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Interview with Josh Blaylock from Devil's Due

 
Josh Blaylock

On April 4th, 2003, Devil's Due gave SEIBERTRON.com the privilege to interview it's very own owner and author - Josh Blaylock. Josh is the writer of the upcoming G.I.Joe versus Transformers comic book mini-series which is scheduled to be released this June.


Seibertron Seibertron: What is the basic premise of the upcoming G.I.Joe versus the Transformers comic book series?


Josh Blaylock Josh Blaylock: The Transformers are still on the Ark who haven't awakened yet [from crashing on Earth]. There is no G.I.Joe; the Cobra organization is a lot younger than it is in the current series. [Cobra] is around yet the public is unaware. They have armies built up but they're just working behind the scenes.

Through information traded with a European arms dealer, who turns out to be Destro, [Cobra] finds the location of this alien spacecraft which is going to make a huge difference in their agenda and give them the ability to all of a sudden leap into having the power to take over the world. Maybe their goals were smaller before ... now they have the power to conquer the entire world!



Seibertron Seibertron: How are you handling the Transformers in this storyline?


Josh Blaylock Josh Blaylock: Cobra Commander refers to them as "vessels" - each robot is a vessel of some sorts. He wants to find whatever remains they can of the aliens that piloted these things. No one has played that angle up [of Transformers being aliens]. We all know who they are and they're so much like us even though they're these big robots. These guys are aliens. If they landed here, I think the government would treat them that way. It's not just about the giant robot aspect. They're not these giant robots that we made. They're these bizarre alien creatures that have landed. Once the government found out about this, [the government] would see it as an alien invasion in a way.



Seibertron Seibertron: So this story takes place during the 1984 era?


Josh Blaylock Josh Blaylock: We're treating it as a more modern era. I'm not really going to address the time issue which will make it more timeless. The story will not state it's 1984 nor will it state it's 2003. I'm just going to let the reader decide. I think [the story's] pretty current.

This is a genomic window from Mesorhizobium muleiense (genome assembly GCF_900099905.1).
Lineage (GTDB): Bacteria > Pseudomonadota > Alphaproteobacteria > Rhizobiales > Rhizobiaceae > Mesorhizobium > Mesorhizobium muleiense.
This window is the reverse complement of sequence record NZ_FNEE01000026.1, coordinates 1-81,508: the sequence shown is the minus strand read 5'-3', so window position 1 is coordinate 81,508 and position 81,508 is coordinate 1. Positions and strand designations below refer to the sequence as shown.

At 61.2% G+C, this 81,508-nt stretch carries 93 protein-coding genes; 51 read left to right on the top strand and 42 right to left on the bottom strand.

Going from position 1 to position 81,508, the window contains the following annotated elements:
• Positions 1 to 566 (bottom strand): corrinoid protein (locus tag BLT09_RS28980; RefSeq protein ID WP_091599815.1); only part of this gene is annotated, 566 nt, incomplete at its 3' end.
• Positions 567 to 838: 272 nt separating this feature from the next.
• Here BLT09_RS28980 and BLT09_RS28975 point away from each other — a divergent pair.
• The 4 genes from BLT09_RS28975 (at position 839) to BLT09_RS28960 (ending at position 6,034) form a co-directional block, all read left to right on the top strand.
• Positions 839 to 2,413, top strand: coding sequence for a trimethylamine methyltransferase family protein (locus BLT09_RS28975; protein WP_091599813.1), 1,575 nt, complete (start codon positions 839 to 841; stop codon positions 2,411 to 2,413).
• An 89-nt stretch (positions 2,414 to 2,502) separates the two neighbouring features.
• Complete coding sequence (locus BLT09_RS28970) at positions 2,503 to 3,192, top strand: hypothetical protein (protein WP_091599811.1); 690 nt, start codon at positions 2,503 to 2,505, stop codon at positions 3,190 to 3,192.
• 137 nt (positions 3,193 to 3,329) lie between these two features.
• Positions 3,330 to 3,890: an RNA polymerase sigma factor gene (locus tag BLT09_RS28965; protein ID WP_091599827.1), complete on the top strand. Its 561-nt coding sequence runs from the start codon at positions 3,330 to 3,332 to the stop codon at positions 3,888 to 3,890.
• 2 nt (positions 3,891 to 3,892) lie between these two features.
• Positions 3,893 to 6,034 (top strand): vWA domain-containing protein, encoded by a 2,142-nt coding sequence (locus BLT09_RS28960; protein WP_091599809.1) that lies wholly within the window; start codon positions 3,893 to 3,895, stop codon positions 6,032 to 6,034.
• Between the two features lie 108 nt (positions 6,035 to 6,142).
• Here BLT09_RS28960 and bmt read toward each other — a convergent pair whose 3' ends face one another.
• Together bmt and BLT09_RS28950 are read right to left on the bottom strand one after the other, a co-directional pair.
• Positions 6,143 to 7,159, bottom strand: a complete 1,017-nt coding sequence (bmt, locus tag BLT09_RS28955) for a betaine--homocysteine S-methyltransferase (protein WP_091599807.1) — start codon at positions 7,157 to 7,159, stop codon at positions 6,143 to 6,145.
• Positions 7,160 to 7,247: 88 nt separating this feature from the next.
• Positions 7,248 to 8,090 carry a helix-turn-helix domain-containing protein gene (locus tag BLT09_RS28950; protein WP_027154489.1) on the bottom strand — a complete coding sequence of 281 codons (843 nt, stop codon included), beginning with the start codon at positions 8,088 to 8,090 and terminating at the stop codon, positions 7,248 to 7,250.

Seibertron Seibertron: What's happening in the promotional image we've seen where it looks like Cobra Commander and his troops are looking through a hole?


Josh Blaylock Josh Blaylock: Cobra Commander and the guards are cutting into the alien space craft, the Ark, which leads to Cobra investigating the entire ship.



Seibertron Seibertron: I see Cobra Commander wearing the face shield helmet in this panel ...


Josh Blaylock Josh Blaylock: He's in battle. That was one of the questions I saw [on your site]. The hood is the more formal wear [for Cobra Commander]. It'll go back and forth [throughout this series].



Seibertron Seibertron: Do the Transformers realize what's going on but they're totally helpless to do anything about it?


Josh Blaylock Josh Blaylock: Everyone except Megatron is an automaton. Megatron is fully sentient and able to communicate but he can't transform. In the basic dialogue you'll get the hint of that. It will be played up more in the [second] issue. But don't worry about them staying that way - you'll see the Transformers' personas pop up soon enough, but I don't want to give too much away.



Seibertron Seibertron: How far ahead do you work on upcoming issues?


Josh Blaylock Josh Blaylock: Right now, Mike Miller is working on the pencils for issue #2, I'll be working on the script for #3. Voltron hasn't even come out yet and Mike Norton [the artist of Voltron] is working on issue 3 and the writer's working on issue #5 just because we got a jump on it.

Ideally we would be five issues ahead. It just comes down to a matter of money, really, depending on how many projects you have going and how far ahead can you pay out artist salaries until revenue starts coming back in. Each project has to support itself that way.



Seibertron Seibertron: Who is the first Transformer that Cobra begins having difficulties with?


Josh Blaylock Josh Blaylock: Cobra Commander starts having problems with one of the robots [who turns out to be] Optimus Prime [one of the HISS Tanks]. He's not really moving, he won't go forward with the plan of attack. They're combatting resistance from a lot of the robots who will [turn out to be] the Autobots. They resist hurting anyone and Prime's giving Cobra the most trouble.